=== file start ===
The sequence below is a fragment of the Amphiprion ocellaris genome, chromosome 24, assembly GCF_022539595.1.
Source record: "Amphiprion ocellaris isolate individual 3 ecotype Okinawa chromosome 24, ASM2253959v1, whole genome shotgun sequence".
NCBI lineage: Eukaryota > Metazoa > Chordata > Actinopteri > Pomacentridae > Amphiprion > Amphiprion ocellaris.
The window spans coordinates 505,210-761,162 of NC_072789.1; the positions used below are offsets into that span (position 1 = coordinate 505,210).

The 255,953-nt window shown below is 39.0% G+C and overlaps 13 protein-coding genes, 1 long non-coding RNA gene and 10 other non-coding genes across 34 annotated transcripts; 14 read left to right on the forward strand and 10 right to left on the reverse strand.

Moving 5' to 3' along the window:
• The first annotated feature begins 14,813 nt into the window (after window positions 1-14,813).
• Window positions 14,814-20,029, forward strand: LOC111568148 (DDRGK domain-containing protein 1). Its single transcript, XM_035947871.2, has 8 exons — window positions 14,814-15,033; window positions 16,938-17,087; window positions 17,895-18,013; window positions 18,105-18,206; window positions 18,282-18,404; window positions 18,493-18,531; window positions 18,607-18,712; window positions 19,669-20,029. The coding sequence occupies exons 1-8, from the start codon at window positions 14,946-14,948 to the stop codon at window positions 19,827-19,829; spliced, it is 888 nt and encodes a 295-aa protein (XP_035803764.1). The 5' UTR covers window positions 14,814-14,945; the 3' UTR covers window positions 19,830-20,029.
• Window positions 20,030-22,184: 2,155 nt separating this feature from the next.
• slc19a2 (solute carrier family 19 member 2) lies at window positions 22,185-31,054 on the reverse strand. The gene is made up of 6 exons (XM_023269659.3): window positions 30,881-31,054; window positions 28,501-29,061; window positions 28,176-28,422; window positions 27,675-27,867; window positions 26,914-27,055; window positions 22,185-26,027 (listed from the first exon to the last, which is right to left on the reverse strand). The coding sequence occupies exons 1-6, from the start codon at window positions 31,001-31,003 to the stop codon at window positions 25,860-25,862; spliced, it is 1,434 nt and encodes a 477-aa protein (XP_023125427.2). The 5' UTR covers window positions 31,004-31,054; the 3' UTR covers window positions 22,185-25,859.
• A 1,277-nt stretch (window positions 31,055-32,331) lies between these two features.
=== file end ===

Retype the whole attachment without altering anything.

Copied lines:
The sequence below is a fragment of the Amphiprion ocellaris genome, chromosome 24, assembly GCF_022539595.1.
Source record: "Amphiprion ocellaris isolate individual 3 ecotype Okinawa chromosome 24, ASM2253959v1, whole genome shotgun sequence".
NCBI lineage: Eukaryota > Metazoa > Chordata > Actinopteri > Pomacentridae > Amphiprion > Amphiprion ocellaris.
The window spans coordinates 505,210-761,162 of NC_072789.1; the positions used below are offsets into that span (position 1 = coordinate 505,210).

The 255,953-nt window shown below is 39.0% G+C and overlaps 13 protein-coding genes, 1 long non-coding RNA gene and 10 other non-coding genes across 34 annotated transcripts; 14 read left to right on the forward strand and 10 right to left on the reverse strand.

Moving 5' to 3' along the window:
• The first annotated feature begins 14,813 nt into the window (after window positions 1-14,813).
• Window positions 14,814-20,029, forward strand: LOC111568148 (DDRGK domain-containing protein 1). Its single transcript, XM_035947871.2, has 8 exons — window positions 14,814-15,033; window positions 16,938-17,087; window positions 17,895-18,013; window positions 18,105-18,206; window positions 18,282-18,404; window positions 18,493-18,531; window positions 18,607-18,712; window positions 19,669-20,029. The coding sequence occupies exons 1-8, from the start codon at window positions 14,946-14,948 to the stop codon at window positions 19,827-19,829; spliced, it is 888 nt and encodes a 295-aa protein (XP_035803764.1). The 5' UTR covers window positions 14,814-14,945; the 3' UTR covers window positions 19,830-20,029.
• Window positions 20,030-22,184: 2,155 nt separating this feature from the next.
• slc19a2 (solute carrier family 19 member 2) lies at window positions 22,185-31,054 on the reverse strand. The gene is made up of 6 exons (XM_023269659.3): window positions 30,881-31,054; window positions 28,501-29,061; window positions 28,176-28,422; window positions 27,675-27,867; window positions 26,914-27,055; window positions 22,185-26,027 (listed from the first exon to the last, which is right to left on the reverse strand). The coding sequence occupies exons 1-6, from the start codon at window positions 31,001-31,003 to the stop codon at window positions 25,860-25,862; spliced, it is 1,434 nt and encodes a 477-aa protein (XP_023125427.2). The 5' UTR covers window positions 31,004-31,054; the 3' UTR covers window positions 22,185-25,859.
• A 1,277-nt stretch (window positions 31,055-32,331) lies between these two features.